Friday, July 11, 2008

Is It Okay to Break the Rules?

Rules are made to be broken. At least, that’s the way the old saying goes. Many so-called “rules” are simply guidelines for what most people think is acceptable.

For instance, you should change your car’s oil every 3,000 miles. Always put your napkin in your lap at dinner. Only wear white shoes in the summer.

If you break these rules, what’s the worst that could happen? Your car’s performance might decrease. You stain your good pants. You look goofy wearing white shoes in January.

But what if there’s an upside to breaking the rules?

You discover that your car performs just as well when you change your oil every 5,000 miles, and you save money on oil changes. Or, you find that wearing your napkin tucked in at your neck keeps you from staining your shirt. And, you start a hot new fashion trend by wearing white shoes in winter.

What about in direct marketing? Do we have to follow the rules?

Test your knowledge of some basic direct marketing rules. Take this true or false quiz and see how you do. Remember that these “rules” are based on what many experienced direct marketers believe. You may still be able to break them and have amazing success. We recommend testing to see what works for you. The answers are at the bottom of the page. Good luck!

1. T or F — A weak offer to a well-targeted list will produce a better response rate than an excellent offer to a poorly-targeted list.

2. T or F — As a rule, the sole purpose of envelope teaser copy is to present the offer.

3. T or F — A mailing with a letter but without a brochure will almost always outpull a mailing with no letter.

4. T or F — After opening the envelope, the prospect will look at the letter first.

5. T or F — Repeated tests have shown that the cost of providing a business reply envelope is justified by increased response.

6. T or F — About five times as many people will read a headline as read the body copy.

7. T or F — As a rule, a premium will sharply increase response. However, as the response rate goes up, the quality of responses goes down.

8. T or F — As a rule, a blue ink signature in a sales letter will produce an equal response as one printed in the same black ink as the letter.

9. T or F — As a rule, mail delivered to consumers on Saturdays and Mondays will have the poorest response rate.

10. T or F — As a rule, the most effective postage on a direct mail promotion is a single stamp.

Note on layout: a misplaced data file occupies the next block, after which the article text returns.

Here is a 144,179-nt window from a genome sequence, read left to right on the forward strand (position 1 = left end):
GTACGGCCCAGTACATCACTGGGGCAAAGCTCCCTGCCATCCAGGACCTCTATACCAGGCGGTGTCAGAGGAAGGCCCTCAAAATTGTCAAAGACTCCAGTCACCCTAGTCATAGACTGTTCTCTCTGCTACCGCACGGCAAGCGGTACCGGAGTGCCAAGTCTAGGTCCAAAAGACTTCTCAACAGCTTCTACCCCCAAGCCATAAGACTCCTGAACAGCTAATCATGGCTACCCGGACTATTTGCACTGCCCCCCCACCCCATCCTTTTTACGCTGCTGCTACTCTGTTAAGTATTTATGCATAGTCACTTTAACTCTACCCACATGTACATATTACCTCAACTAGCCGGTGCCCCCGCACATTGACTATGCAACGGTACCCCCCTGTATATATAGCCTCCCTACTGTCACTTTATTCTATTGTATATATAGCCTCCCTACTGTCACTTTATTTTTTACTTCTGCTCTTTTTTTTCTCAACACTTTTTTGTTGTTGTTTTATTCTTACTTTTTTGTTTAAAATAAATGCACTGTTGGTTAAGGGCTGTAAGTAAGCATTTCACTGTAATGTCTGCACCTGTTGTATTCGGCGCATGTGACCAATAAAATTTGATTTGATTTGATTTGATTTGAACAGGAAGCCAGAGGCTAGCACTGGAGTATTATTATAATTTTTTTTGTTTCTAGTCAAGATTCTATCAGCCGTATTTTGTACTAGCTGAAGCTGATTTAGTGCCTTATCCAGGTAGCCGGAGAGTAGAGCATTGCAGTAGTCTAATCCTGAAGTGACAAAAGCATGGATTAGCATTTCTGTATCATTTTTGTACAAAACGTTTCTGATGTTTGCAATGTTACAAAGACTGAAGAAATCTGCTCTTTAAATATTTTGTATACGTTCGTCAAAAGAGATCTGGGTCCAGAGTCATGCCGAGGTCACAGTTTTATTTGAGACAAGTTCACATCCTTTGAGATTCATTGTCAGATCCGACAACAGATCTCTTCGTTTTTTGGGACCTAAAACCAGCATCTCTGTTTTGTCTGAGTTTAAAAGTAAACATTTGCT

There's a time to follow the rules and a time to break them. If you're going to break them, at least follow these two rules:

1. Test everything.
2. Test only one thing at a time.

Should the letter come from someone in marketing, customer service, or the president of the company? Test it. What is the best P.S. for your letter? Test it. Should you include a phone number to reply or just a reply device? Test it. Should your brochure be two-color or four-color? Test it.

But, be sure to try one thing at a time. Say you change your envelope, letter copy, and try out a new list. Response rates improve dramatically. How will you know which one increased response?

It's important to know the basic direct marketing rules. Then, you can go out and break them!

1. True. If you’re mailing to the wrong people, the best offer in the world will receive a poor response.
2. False. The number one goal of the teaser is to get the recipient to open the envelope. Anything beyond that may be counter-productive.
3. True. The personal aspect of the letter makes it one of the primary elements in a successful direct mail package.
4. False. You have no way of knowing which piece the prospect will look at first. Some will go to the letter first, others to the brochure, and still others to the reply device. Each piece must be designed to capture the reader.
5. True. The easier it is to reply, the more likely a prospect will respond.
6. True. Most people are skimmers and will look at the headline first.
7. True. While more people will respond, many respond simply to get the premium. It is best to look at conversion or follow-through rates when using a premium.
8. False. Blue ink will typically pull better than black ink.
9. True. Many believe that Tuesday is the best day for prospects to receive mail.
10. False. Many marketers have found that multiple stamps pull better than a single stamp.